The living patterns of sharks still remain unclear and it is hard to count how many sharks are actually left in the ocean (Techera, 2011). There are still so many fields to explore, which will possibly take many more years of research. However, we have enough reasons for why sharks have to be protected from overfishing or cruel practices, such as shark-finning. We don’t need more knowledge about that, what we need to do is to act now, with every possible solution.

Figure 3: An example of aquaculture (Unsplash, 2015). Used under Creative Commons Attribution-NonCommercial-ShareAlike 2.0 Generic license (

Figure 3: An example of aquaculture (Unsplash, 2015). Used under Creative Commons Attribution-NonCommercial-ShareAlike 2.0 Generic license (

Culture and Traditions

This section of the solution analyzes the effects of media and cultural traditions on sharks as well as the general attitude the public has developed towards sharks (see Holland, 2007). Despite television programs (for example, Shark Week) providing more statements about the low number of shark attacks in reality (see N.A., 2015), the footage that is shown in these programs still has caused viewers to become more fearful of them (Myrick & Evans, 2014).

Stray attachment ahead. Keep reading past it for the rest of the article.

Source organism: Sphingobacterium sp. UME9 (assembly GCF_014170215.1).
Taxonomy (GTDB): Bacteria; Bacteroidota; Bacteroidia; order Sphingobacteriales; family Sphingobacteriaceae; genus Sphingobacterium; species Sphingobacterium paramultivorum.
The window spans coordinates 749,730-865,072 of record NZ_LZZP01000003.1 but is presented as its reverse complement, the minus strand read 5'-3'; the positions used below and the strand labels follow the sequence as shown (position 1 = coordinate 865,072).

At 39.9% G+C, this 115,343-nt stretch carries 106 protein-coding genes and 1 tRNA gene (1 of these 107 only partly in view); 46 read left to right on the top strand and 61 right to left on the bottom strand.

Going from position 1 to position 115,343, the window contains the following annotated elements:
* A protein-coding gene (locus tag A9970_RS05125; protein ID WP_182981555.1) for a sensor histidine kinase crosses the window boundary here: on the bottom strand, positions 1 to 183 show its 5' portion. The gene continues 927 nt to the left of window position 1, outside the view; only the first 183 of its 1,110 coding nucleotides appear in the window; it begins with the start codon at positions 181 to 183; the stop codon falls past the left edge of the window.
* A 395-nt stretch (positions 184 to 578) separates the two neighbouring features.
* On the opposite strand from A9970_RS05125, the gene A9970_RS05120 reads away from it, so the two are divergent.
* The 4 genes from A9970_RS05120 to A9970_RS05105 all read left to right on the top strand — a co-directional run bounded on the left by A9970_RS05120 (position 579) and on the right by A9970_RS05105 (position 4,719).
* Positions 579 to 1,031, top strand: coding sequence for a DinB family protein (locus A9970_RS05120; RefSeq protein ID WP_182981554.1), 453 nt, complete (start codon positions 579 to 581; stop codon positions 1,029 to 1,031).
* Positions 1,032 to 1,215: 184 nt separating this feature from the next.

Educate the public about the shark finning problem. To help improve the reputation of sharks one must build onto the solutions being utilized presently. One of these solutions includes educating the public via public service announcements (PSAs) issued by NGOs. PSAs are a relatively effective medium to change the attitudes towards sharks since they utilize similar media that are currently ruining the reputations of sharks (television, internet, etc.). Social media sites such as Twitter also have made attempts to improve the attitudes towards sharks with the creation of accounts that describe the lives of real sharks that are tracked in the ocean. Ecotourism businesses might be the most effective medium in reducing fear of sharks by holding semi-controlled interactions between humans and sharks. The most important ideas that need to be communicated to the public through these media include: The environmental effects of depleting shark populations; the violations committed by shark finning on animal welfare; and the global scale and scope of shark fishing. The ultimate goal of communicating these messages to the public is to reduce the fear of sharks and build respect for them in order to increase funding and public support for shark conservation and research.